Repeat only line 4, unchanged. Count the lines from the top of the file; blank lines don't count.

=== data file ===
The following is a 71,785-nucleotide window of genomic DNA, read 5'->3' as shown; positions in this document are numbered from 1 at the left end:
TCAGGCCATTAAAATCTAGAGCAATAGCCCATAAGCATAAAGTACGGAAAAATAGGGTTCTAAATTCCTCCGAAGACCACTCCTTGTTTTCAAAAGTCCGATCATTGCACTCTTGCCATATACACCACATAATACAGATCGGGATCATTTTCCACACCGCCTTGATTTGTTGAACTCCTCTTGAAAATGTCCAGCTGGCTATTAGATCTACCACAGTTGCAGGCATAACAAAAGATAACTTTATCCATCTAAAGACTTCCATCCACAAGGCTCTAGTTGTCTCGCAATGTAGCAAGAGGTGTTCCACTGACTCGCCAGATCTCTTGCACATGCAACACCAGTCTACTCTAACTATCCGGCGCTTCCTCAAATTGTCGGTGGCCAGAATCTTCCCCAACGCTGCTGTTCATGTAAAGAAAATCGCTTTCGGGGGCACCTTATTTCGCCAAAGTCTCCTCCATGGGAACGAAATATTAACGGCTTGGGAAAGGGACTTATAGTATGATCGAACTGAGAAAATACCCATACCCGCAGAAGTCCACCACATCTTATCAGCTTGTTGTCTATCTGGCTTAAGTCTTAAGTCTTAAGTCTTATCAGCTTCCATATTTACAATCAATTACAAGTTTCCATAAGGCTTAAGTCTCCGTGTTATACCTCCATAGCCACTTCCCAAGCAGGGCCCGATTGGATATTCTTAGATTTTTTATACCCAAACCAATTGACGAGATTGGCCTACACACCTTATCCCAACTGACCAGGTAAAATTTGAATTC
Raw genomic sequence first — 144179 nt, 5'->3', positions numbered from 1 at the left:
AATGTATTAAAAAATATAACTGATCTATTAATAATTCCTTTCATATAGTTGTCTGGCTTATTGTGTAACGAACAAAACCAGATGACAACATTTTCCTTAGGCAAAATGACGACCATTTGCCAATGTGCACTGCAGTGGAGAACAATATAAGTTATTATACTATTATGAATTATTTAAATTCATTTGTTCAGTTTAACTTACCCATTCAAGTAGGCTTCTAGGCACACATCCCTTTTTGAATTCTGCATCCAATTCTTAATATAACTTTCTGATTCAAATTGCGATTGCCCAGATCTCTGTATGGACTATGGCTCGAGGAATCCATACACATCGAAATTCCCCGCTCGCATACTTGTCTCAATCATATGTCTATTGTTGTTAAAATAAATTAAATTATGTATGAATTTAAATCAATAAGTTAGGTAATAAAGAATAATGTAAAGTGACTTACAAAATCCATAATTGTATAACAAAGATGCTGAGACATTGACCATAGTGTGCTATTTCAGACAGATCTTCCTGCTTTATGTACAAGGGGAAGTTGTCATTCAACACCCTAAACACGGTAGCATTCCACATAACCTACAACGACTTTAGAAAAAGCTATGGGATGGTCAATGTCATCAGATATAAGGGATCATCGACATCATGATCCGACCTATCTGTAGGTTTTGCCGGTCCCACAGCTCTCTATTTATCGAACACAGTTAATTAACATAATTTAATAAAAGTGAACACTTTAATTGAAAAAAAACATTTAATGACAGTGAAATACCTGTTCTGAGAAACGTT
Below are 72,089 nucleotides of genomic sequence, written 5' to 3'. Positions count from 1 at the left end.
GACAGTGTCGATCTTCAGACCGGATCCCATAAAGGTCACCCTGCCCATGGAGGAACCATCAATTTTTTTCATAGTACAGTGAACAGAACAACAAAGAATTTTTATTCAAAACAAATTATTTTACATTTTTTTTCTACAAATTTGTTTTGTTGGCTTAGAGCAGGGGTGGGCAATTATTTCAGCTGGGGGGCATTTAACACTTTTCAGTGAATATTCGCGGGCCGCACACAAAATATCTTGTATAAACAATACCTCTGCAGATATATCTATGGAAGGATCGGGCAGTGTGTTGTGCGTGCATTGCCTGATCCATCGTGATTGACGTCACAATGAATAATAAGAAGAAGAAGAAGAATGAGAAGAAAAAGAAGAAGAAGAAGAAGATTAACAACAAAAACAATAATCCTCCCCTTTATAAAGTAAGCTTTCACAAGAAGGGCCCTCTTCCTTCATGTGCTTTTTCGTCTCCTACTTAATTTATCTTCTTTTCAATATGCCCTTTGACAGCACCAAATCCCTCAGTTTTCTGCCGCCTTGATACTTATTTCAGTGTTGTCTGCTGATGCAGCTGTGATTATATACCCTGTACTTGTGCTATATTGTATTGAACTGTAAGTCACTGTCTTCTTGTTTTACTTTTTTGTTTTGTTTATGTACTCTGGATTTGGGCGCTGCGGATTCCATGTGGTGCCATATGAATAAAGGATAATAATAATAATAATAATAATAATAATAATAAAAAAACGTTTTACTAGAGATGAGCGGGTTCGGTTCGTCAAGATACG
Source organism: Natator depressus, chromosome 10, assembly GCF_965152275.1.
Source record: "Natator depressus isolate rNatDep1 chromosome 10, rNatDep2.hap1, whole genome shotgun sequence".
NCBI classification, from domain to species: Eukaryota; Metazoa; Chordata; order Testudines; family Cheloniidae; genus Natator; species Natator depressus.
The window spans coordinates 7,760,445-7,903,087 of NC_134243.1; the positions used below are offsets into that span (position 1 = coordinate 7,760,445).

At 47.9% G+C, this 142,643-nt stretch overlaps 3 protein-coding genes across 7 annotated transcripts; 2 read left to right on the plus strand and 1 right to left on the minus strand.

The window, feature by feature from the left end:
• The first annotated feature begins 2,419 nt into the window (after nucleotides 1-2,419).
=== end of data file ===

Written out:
AATGTATTAAAAAATATAACTGATCTATTAATAATTCCTTTCATATAGTTGTCTGGCTTATTGTGTAACGAACAAAACCAGATGACAACATTTTCCTTAGGCAAAATGACGACCATTTGCCAATGTGCACTGCAGTGGAGAACAATATAAGTTATTATACTATTATGAATTATTTAAATTCATTTGTTCAGTTTAACTTACCCATTCAAGTAGGCTTCTAGGCACACATCCCTTTTTGAATTCTGCATCCAATTCTTAATATAACTTTCTGATTCAAATTGCGATTGCCCAGATCTCTGTATGGACTATGGCTCGAGGAATCCATACACATCGAAATTCCCCGCTCGCATACTTGTCTCAATCATATGTCTATTGTTGTTAAAATAAATTAAATTATGTATGAATTTAAATCAATAAGTTAGGTAATAAAGAATAATGTAAAGTGACTTACAAAATCCATAATTGTATAACAAAGATGCTGAGACATTGACCATAGTGTGCTATTTCAGACAGATCTTCCTGCTTTATGTACAAGGGGAAGTTGTCATTCAACACCCTAAACACGGTAGCATTCCACATAACCTACAACGACTTTAGAAAAAGCTATGGGATGGTCAATGTCATCAGATATAAGGGATCATCGACATCATGATCCGACCTATCTGTAGGTTTTGCCGGTCCCACAGCTCTCTATTTATCGAACACAGTTAATTAACATAATTTAATAAAAGTGAACACTTTAATTGAAAAAAAACATTTAATGACAGTGAAATACCTGTTCTGAGAAACGTT